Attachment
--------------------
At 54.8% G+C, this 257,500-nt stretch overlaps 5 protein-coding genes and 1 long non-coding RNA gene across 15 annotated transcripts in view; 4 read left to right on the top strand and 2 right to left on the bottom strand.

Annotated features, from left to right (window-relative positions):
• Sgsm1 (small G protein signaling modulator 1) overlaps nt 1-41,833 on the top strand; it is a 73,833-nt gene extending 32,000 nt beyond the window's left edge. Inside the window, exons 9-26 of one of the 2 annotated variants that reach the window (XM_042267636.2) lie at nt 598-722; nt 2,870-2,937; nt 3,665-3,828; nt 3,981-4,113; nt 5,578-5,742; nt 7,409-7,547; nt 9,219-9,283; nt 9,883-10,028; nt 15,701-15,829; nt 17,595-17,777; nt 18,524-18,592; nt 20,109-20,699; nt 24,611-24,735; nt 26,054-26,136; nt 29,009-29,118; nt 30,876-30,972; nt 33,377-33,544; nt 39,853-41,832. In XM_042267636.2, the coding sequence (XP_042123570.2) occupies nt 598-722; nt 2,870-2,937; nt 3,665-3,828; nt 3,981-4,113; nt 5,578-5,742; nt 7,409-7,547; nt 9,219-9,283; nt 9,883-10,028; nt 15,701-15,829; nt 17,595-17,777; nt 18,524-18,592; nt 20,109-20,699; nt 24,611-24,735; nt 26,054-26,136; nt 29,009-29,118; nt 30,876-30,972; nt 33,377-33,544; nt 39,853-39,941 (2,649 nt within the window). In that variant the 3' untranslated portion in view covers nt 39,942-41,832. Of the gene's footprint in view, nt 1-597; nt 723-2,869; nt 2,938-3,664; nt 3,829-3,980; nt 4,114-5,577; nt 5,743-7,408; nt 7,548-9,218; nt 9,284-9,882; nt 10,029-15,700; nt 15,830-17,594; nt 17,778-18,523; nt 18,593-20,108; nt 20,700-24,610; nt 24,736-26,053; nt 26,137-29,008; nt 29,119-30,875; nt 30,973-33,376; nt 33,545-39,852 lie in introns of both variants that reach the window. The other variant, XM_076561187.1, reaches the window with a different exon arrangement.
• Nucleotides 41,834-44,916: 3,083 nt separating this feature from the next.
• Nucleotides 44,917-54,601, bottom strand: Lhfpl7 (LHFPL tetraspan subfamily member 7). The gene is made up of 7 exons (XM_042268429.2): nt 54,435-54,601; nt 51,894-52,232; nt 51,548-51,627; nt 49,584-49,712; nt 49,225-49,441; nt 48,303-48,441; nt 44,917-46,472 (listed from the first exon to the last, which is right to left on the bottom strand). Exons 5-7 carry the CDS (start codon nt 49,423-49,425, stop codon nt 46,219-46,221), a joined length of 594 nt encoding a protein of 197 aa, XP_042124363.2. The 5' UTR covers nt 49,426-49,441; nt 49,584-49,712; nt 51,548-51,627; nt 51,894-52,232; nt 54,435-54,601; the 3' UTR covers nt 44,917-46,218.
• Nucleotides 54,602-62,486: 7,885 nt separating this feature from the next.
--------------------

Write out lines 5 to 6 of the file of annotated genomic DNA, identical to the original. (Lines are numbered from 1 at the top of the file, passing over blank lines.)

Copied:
• Nucleotides 44,917-54,601, bottom strand: Lhfpl7 (LHFPL tetraspan subfamily member 7). The gene is made up of 7 exons (XM_042268429.2): nt 54,435-54,601; nt 51,894-52,232; nt 51,548-51,627; nt 49,584-49,712; nt 49,225-49,441; nt 48,303-48,441; nt 44,917-46,472 (listed from the first exon to the last, which is right to left on the bottom strand). Exons 5-7 carry the CDS (start codon nt 49,423-49,425, stop codon nt 46,219-46,221), a joined length of 594 nt encoding a protein of 197 aa, XP_042124363.2. The 5' UTR covers nt 49,426-49,441; nt 49,584-49,712; nt 51,548-51,627; nt 51,894-52,232; nt 54,435-54,601; the 3' UTR covers nt 44,917-46,218.
• Nucleotides 54,602-62,486: 7,885 nt separating this feature from the next.